• Significant inequalities in educational attainment, especially for children belonging to ethnic, religious or other minorities and children from low-income families which has the effect of limiting social mobility.
  • Increasing university fees, which affect the equal access to higher education.
  • Lack of corporate regulation.
  • The way international development funds are used overseas.
  • The announced plan of replacing the Human Rights Act of 1998 by a new British Bill of Rights.
  • The criminalisation of termination of pregnancy in Northern Ireland.
  • The lack of effective measures adopted by the State party to promote the use of Irish Language in Northern Ireland.
  • The lack of involvement and participation of Northern Ireland in this review process, and the limited information available on the enjoyment of economic, social and cultural rights in the British Overseas Territories and the Crown Dependencies.

Anna Leszkiewicz is a pop culture writer at the New Statesman.

How Jim Murphy's mistake cost Labour - and helped make Ruth Davidson

Scottish Labour's former leader's great mistake was to run away from Labour's Scottish referendum, not on it.

The strange revival of Conservative Scotland? Another poll from north of the border, this time from the Times and YouGov, shows the Tories experiencing a revival in Scotland, up to 28 per cent of the vote, enough to net seven extra seats from the SNP.

Adding to the Nationalists’ misery, according to the same poll, they would lose East Dunbartonshire to the Liberal Democrats, reducing their strength in the Commons to a still-formidable 47 seats.

It could be worse than the polls suggest, however. In the elections to the Scottish Parliament last year, parties which backed a No vote in the referendum did better in the first-past-the-post seats than the polls would have suggested – thanks to tactical voting by No voters, who backed whichever party had the best chance of beating the SNP.

The strategic insight of Ruth Davidson, the Conservative leader in Scotland, was to to recast her party as the loudest defender of the Union between Scotland and the rest of the United Kingdom. She has absorbed large chunks of that vote from the Liberal Democrats and Labour, but, paradoxically, at the Holyrood elections at least, the “Unionist coalition” she assembled helped those parties even though it cost the vote share.

The big thing to watch is not just where the parties of the Union make gains, but where they successfully form strong second-places against whoever the strongest pro-Union party is.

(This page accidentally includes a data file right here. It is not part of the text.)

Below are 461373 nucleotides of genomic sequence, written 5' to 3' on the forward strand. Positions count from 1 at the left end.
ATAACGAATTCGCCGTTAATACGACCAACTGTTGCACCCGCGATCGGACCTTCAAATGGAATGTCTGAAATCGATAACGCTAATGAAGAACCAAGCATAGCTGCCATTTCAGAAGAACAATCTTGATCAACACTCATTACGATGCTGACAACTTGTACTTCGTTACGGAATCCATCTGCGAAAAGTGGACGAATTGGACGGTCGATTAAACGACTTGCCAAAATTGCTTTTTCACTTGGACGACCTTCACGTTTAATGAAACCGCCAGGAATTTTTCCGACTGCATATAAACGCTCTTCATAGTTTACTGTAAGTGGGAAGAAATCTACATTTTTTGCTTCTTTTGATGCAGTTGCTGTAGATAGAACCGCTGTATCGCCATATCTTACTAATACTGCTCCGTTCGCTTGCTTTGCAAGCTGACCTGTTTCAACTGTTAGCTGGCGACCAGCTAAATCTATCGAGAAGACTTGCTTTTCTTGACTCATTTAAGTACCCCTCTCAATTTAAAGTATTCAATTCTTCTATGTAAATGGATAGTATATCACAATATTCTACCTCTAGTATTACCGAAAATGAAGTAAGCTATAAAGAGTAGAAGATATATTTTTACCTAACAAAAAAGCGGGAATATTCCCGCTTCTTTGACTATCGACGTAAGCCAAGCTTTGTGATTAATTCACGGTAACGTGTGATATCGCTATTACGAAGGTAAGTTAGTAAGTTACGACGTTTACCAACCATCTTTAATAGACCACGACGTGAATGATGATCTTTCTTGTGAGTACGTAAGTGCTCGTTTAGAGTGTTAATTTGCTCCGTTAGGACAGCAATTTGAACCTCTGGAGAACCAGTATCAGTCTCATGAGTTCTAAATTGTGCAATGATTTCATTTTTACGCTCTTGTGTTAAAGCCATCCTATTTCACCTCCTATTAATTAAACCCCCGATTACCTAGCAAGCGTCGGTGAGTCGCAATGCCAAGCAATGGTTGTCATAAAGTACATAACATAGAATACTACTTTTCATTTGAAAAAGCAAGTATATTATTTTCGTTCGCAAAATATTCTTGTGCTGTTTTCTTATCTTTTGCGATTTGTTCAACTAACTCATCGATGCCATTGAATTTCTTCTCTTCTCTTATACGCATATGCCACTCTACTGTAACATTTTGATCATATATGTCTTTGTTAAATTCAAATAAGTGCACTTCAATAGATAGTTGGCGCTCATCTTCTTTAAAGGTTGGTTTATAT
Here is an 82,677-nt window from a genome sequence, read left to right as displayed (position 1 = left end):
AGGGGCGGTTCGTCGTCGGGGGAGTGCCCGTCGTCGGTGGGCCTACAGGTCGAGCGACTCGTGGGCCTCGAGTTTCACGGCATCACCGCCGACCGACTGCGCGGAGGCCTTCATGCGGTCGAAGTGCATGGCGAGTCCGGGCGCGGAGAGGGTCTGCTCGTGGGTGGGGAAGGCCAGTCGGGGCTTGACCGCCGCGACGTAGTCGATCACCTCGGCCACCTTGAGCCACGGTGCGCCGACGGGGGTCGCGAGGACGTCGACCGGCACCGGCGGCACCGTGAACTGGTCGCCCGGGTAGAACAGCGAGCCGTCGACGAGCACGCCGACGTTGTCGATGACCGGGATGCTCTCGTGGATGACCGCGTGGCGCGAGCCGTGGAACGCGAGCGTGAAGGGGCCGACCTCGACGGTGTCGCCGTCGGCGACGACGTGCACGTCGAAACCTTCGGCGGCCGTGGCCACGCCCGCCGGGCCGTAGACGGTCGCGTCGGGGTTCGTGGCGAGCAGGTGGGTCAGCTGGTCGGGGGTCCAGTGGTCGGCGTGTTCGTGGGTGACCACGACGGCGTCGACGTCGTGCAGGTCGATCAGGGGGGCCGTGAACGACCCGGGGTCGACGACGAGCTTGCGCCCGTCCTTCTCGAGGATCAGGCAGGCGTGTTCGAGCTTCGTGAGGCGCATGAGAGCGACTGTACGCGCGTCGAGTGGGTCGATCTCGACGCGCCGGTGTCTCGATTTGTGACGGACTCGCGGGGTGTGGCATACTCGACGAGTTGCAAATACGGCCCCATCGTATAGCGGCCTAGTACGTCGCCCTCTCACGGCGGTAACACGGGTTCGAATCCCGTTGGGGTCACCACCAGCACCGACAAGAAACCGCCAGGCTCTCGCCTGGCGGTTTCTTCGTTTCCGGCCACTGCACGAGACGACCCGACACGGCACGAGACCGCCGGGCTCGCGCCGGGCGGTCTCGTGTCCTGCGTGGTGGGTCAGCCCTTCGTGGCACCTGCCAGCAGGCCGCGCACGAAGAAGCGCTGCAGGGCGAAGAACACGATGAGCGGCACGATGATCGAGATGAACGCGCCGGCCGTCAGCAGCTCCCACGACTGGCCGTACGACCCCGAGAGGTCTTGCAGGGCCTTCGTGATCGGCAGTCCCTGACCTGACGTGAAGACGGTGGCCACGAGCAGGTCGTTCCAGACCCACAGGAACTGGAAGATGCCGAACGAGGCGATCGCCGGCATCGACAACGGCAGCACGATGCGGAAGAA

Davidson’s popularity and eye for a good photo opportunity – which came first is an interesting question – mean that the natural benefactor in most places will likely be the Tories.

But it could have been very different. The first politician to hit successfully upon the “last defender of the Union” routine was Ian Murray, the last Labour MP in Scotland, who squeezed both the  Liberal Democrat and Conservative vote in his seat of Edinburgh South.

His then-leader in Scotland, Jim Murphy, had a different idea. He fought the election in 2015 to the SNP’s left, with the slogan of “Whether you’re Yes, or No, the Tories have got to go”.  There were a couple of problems with that approach, as one  former staffer put it: “Firstly, the SNP weren’t going to put the Tories in, and everyone knew it. Secondly, no-one but us wanted to move on [from the referendum]”.

Then again under different leadership, this time under Kezia Dugdale, Scottish Labour once again fought a campaign explicitly to the left of the SNP, promising to increase taxation to blunt cuts devolved from Westminster, and an agnostic position on the referendum. Dugdale said she’d be open to voting to leave the United Kingdom if Britain left the European Union. Senior Scottish Labour figures flirted with the idea that the party might be neutral in a forthcoming election. Once again, the party tried to move on – but no-one else wanted to move on.

How different things might be if instead of running away from their referendum campaign, Jim Murphy had run towards it in 2015. 

Stephen Bush is special correspondent at the New Statesman. His daily briefing, Morning Call, provides a quick and essential guide to British politics.

0800 7318496